Residents of Steamboat mobile-home park vow to fight on |

Residents of Steamboat mobile-home park vow to fight on

West Acres owners say they will continue 4-year-long legal battle

Residents of the West Acres Mobile Home Park in Steamboat Springs have been engaged in a lenghty legal battle with the city about the construction of the Gloria Gossard Parkway, pictured here during its construction in fall 2010.

— Residents of the West Acres Mobile Home Park said Monday night that they will return to the Colorado Court of Appeals and continue their four-year-long legal battle with the city of Steamboat Springs over their right to be compensated for a condemned greenbelt that was turned into a road.

"We feel that our rights as personal property owners have been violated," neighborhood spokesman Tom Williams said Tuesday. "Everybody has decided that if it takes a long time, it takes a long time. We're willing to play this out as long as necessary."

Their willingness signals that the dispute could perhaps carry into a sixth year — the condemnation proceedings that led to the construction of Gloria Gossard Parkway on Steamboat's far west side began in 2008, and it will be at least two years before the appeals court will take another look at the case, an attorney for the homeowners said.

Homeowners met with attorneys John Grassby and Vance Halvorson to discuss their options after a recent series of rulings by District Court Judge Shelley Hill dealt them a major blow.

Williams acknowledged that the possibility of dropping the case came up.

"It was a real big setback. But everyone there felt they had been wronged," he said. "And the more we thought about it, the more it was like, 'We shouldn't just roll over just because the city and judge have gone against us.'"

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Hill ruled that the homeowners could not seek legal fees from the city and that their homes are personal property not real estate, and thus, they are not eligible for damages under condemnation law.

The mobile home owners in West Acres thought they had won a decisive battle in late summer 2010 after the Colorado Court of Appeals overruled Hill and allowed them to intervene in a related condemnation case involving excavation contractor C.D. Johnson.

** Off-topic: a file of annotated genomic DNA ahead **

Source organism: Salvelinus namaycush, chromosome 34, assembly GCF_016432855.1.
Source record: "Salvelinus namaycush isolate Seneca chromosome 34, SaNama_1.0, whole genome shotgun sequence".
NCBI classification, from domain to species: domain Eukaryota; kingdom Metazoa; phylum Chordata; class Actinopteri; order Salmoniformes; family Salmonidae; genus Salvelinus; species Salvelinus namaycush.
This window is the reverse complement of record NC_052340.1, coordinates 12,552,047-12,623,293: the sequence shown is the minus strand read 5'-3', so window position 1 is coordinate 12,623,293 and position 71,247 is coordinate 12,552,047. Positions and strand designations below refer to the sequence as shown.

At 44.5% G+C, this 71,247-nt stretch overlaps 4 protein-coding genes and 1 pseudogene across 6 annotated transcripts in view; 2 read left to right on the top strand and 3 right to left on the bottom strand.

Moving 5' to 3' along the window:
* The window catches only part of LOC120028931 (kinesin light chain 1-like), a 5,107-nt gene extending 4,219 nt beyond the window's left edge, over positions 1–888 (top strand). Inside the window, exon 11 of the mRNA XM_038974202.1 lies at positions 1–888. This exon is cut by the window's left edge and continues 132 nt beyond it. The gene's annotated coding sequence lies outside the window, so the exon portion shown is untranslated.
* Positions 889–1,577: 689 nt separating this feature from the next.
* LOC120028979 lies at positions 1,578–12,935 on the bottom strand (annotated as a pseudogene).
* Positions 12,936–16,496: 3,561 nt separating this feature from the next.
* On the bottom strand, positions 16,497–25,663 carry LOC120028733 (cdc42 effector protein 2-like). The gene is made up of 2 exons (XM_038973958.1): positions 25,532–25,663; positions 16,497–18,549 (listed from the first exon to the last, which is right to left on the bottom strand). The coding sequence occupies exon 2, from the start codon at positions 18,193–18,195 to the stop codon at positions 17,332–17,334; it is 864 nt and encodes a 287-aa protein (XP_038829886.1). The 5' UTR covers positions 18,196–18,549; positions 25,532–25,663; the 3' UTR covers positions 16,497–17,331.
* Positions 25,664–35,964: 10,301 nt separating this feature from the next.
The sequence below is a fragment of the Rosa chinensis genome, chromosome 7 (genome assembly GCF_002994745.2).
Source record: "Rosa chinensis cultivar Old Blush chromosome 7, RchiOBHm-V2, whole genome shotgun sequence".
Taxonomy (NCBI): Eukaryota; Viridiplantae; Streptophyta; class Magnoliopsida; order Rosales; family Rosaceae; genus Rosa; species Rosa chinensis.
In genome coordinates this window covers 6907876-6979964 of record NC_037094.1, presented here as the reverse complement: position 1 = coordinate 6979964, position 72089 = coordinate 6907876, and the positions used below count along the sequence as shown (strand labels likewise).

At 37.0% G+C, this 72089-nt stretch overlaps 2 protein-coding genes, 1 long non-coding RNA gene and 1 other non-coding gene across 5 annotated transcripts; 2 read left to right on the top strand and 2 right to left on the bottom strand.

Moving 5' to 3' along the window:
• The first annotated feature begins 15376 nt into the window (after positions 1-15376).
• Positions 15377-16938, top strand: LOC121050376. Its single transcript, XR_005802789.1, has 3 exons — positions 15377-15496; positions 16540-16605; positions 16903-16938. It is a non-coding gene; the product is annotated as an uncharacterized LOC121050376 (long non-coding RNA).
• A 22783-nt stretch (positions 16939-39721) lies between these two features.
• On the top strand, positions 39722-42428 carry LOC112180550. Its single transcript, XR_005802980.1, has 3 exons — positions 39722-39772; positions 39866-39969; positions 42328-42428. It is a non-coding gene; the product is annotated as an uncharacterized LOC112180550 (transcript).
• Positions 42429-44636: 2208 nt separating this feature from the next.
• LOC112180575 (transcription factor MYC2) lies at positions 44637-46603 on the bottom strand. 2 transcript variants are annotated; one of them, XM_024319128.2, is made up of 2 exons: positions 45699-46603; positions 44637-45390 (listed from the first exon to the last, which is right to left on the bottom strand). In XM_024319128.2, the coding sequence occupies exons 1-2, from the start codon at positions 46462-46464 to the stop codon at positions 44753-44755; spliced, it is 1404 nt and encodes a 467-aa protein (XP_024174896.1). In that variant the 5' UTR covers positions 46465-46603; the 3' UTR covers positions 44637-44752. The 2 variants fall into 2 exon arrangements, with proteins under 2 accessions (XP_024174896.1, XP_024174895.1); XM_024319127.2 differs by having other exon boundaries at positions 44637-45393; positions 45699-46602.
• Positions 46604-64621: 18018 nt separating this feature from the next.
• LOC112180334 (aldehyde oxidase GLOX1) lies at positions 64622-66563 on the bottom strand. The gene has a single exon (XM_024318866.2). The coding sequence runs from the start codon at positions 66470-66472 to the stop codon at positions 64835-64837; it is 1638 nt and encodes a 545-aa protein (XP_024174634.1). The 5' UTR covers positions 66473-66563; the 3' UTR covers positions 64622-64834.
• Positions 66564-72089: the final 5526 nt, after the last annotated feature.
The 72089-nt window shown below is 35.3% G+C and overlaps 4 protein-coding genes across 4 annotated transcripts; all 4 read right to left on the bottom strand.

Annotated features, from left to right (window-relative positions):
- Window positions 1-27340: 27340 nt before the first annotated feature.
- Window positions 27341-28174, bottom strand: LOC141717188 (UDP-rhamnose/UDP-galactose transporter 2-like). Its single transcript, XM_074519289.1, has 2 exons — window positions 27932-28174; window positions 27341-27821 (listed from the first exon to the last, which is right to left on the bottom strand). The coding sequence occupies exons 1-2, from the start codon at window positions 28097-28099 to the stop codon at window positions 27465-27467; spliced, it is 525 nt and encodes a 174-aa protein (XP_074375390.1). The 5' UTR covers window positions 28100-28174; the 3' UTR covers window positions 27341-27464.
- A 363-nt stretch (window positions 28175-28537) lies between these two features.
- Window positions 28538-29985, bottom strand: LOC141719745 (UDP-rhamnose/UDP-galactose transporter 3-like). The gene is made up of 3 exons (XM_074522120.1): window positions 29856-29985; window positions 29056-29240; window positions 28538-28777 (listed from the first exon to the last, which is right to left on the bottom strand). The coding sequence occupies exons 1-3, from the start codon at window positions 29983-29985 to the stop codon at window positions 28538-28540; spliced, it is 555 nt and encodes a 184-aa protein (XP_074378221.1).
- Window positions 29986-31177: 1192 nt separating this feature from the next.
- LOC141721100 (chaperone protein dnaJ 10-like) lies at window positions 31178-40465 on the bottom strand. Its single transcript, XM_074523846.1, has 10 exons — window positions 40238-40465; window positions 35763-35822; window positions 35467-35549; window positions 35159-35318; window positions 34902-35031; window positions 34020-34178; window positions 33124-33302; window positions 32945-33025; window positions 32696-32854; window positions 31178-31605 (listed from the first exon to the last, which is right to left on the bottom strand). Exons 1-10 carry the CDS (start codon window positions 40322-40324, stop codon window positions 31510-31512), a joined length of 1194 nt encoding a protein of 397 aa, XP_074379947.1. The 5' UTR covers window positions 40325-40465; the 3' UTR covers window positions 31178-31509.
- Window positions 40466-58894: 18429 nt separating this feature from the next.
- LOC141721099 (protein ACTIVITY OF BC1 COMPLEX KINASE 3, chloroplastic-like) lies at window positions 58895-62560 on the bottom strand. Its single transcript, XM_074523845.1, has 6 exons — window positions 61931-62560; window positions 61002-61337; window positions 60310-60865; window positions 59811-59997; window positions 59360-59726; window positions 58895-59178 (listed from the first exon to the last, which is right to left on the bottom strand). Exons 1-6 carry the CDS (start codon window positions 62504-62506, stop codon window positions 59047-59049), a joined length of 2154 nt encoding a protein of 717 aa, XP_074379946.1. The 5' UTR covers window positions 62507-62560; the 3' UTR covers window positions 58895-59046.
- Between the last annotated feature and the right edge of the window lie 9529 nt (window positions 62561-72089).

Grassby said at the time that the appeals court ruling also established that his clients were eligible to be compensated for the diminished value of their property through construction of the Gossard Parkway across the greenbelt.

However, the standing of the mobile-home owners, who lease their lots from park owner West Acres Partnerships and do not own them, always has been at dispute in this case. The city dealt with West Acres Partnership and not with the homeowners in its condemnation effort.

Hill had ruled in May 2010 that the homeowners did not have standing because they do not "own the dirt under their feet."

Grassby contends the case is straightforward and cites the U.S. and Colorado constitutions as making it clear that his clients are entitled to be compensated.

"If the old adage 'Justice delayed is justice denied' is true, then — given that the city originally filed this case in December 2007 but has yet to go to trial, notwithstanding having already gone up on appeal once and may be headed for appeal again — I leave you to draw your own conclusions," he said.

Hill, who previously has declined to comment on the case, ruled this spring that some, but not all, of the mobile-home owners have the right to pursue damages commensurable with the decline in value of their leases but reiterated her finding that the diminished value of their homes is not in question.

"The value of the mobile homes is not a factor in determining the value of the benefited property since they are all personal property," Hill wrote in her April 20 ruling.

Grassby contends neither the U.S. nor Colorado constitutions make a distinction between real property (real estate) and personal property in terms of the right of citizens to be compensated for condemnation of property.

However, Hill cites Colorado statutes that determine when a mobile or manufactured property becomes a permanent location and hence "real property." She found that no home in West Acres met those criteria.

Grassby had sought $400,000 from the city based on appraisals of the mobile homes and the leases attached to them. The city countered with an offer of $40,000.

City of Steamboat Springs staff attorney Dan Foote said this week that he had anticipated the attorneys for the homeowners might choose to recalculate their case based on the value of their clients' leases in the wake of Hill's most recent ruling.

"We are not in a position to just give them the money they are asking for," Foote said. "They might have some small claim, and we're willing to negotiate that, but they are pretty insistent on the full amount."

To reach Tom Ross, call 970-871-4205 or email

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